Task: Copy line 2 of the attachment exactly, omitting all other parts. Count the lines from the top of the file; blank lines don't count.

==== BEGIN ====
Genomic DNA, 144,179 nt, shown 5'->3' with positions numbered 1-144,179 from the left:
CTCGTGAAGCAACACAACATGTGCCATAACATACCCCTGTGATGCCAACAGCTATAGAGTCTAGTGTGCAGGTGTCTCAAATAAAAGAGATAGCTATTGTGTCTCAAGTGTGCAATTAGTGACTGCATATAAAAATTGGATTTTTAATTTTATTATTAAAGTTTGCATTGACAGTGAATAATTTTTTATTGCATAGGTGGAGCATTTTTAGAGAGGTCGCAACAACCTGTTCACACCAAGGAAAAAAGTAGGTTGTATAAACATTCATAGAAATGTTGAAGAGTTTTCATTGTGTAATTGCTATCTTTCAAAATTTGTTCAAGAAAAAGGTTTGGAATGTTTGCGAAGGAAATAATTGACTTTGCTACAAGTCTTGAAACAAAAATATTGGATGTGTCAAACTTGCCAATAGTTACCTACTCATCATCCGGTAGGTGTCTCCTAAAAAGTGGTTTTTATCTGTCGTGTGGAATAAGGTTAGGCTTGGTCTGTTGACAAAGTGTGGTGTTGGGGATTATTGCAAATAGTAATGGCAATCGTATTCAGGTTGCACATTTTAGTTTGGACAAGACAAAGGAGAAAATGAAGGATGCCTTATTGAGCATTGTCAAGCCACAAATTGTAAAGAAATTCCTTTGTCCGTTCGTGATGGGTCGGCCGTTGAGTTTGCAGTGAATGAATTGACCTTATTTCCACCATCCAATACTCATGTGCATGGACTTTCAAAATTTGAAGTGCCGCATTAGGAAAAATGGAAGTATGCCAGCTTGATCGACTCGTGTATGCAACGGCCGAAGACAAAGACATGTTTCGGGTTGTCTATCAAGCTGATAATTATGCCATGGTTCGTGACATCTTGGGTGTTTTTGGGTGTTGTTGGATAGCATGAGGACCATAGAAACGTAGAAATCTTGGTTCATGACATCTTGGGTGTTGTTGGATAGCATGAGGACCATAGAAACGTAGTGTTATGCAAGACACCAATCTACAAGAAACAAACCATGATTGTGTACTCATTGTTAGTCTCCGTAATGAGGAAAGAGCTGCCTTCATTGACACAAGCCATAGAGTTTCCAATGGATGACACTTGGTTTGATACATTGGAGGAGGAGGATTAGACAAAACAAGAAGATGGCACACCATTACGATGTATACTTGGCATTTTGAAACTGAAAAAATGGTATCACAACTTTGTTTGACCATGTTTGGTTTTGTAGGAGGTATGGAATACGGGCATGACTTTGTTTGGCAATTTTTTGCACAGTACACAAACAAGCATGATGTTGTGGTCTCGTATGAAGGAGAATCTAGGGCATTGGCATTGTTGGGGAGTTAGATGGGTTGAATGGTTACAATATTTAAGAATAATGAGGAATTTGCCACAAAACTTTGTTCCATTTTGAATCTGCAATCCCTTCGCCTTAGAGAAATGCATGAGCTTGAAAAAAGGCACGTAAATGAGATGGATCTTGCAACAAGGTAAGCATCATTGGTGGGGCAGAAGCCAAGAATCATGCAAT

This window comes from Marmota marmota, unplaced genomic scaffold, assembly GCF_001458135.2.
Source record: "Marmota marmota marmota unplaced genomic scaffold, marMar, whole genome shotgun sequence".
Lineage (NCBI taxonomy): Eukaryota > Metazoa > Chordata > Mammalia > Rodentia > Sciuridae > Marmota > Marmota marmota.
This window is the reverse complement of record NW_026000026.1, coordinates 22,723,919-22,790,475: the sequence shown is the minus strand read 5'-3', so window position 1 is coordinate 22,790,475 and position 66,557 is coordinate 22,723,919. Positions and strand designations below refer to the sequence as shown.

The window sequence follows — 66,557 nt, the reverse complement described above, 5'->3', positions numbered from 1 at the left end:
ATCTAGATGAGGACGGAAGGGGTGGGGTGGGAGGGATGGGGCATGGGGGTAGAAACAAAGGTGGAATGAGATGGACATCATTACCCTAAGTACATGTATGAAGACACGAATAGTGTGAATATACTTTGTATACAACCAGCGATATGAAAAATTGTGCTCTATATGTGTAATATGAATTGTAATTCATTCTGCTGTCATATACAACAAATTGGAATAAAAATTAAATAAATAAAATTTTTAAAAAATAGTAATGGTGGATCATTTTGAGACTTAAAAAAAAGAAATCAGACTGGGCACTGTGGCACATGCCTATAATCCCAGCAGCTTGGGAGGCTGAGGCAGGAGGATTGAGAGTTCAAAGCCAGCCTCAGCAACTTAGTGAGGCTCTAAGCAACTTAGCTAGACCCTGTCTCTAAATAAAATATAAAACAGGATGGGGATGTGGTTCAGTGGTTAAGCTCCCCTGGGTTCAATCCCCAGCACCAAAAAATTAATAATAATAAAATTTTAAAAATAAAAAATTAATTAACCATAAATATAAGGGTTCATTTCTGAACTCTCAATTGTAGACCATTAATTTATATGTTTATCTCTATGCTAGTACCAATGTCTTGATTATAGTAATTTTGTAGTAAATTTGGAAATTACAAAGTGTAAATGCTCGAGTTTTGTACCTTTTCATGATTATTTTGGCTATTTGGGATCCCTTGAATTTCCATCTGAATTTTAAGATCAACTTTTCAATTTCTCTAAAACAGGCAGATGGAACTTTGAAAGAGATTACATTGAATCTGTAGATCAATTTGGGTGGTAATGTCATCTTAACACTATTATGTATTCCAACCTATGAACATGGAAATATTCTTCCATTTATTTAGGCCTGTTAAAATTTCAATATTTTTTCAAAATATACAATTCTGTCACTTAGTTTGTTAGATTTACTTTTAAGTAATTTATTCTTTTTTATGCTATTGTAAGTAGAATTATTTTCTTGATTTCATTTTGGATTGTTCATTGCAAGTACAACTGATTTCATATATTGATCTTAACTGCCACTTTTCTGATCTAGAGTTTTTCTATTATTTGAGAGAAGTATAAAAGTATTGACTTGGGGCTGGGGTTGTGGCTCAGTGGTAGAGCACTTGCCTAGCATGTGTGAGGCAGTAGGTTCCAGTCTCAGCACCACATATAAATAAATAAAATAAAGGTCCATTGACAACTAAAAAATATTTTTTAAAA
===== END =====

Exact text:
CTCGTGAAGCAACACAACATGTGCCATAACATACCCCTGTGATGCCAACAGCTATAGAGTCTAGTGTGCAGGTGTCTCAAATAAAAGAGATAGCTATTGTGTCTCAAGTGTGCAATTAGTGACTGCATATAAAAATTGGATTTTTAATTTTATTATTAAAGTTTGCATTGACAGTGAATAATTTTTTATTGCATAGGTGGAGCATTTTTAGAGAGGTCGCAACAACCTGTTCACACCAAGGAAAAAAGTAGGTTGTATAAACATTCATAGAAATGTTGAAGAGTTTTCATTGTGTAATTGCTATCTTTCAAAATTTGTTCAAGAAAAAGGTTTGGAATGTTTGCGAAGGAAATAATTGACTTTGCTACAAGTCTTGAAACAAAAATATTGGATGTGTCAAACTTGCCAATAGTTACCTACTCATCATCCGGTAGGTGTCTCCTAAAAAGTGGTTTTTATCTGTCGTGTGGAATAAGGTTAGGCTTGGTCTGTTGACAAAGTGTGGTGTTGGGGATTATTGCAAATAGTAATGGCAATCGTATTCAGGTTGCACATTTTAGTTTGGACAAGACAAAGGAGAAAATGAAGGATGCCTTATTGAGCATTGTCAAGCCACAAATTGTAAAGAAATTCCTTTGTCCGTTCGTGATGGGTCGGCCGTTGAGTTTGCAGTGAATGAATTGACCTTATTTCCACCATCCAATACTCATGTGCATGGACTTTCAAAATTTGAAGTGCCGCATTAGGAAAAATGGAAGTATGCCAGCTTGATCGACTCGTGTATGCAACGGCCGAAGACAAAGACATGTTTCGGGTTGTCTATCAAGCTGATAATTATGCCATGGTTCGTGACATCTTGGGTGTTTTTGGGTGTTGTTGGATAGCATGAGGACCATAGAAACGTAGAAATCTTGGTTCATGACATCTTGGGTGTTGTTGGATAGCATGAGGACCATAGAAACGTAGTGTTATGCAAGACACCAATCTACAAGAAACAAACCATGATTGTGTACTCATTGTTAGTCTCCGTAATGAGGAAAGAGCTGCCTTCATTGACACAAGCCATAGAGTTTCCAATGGATGACACTTGGTTTGATACATTGGAGGAGGAGGATTAGACAAAACAAGAAGATGGCACACCATTACGATGTATACTTGGCATTTTGAAACTGAAAAAATGGTATCACAACTTTGTTTGACCATGTTTGGTTTTGTAGGAGGTATGGAATACGGGCATGACTTTGTTTGGCAATTTTTTGCACAGTACACAAACAAGCATGATGTTGTGGTCTCGTATGAAGGAGAATCTAGGGCATTGGCATTGTTGGGGAGTTAGATGGGTTGAATGGTTACAATATTTAAGAATAATGAGGAATTTGCCACAAAACTTTGTTCCATTTTGAATCTGCAATCCCTTCGCCTTAGAGAAATGCATGAGCTTGAAAAAAGGCACGTAAATGAGATGGATCTTGCAACAAGGTAAGCATCATTGGTGGGGCAGAAGCCAAGAATCATGCAAT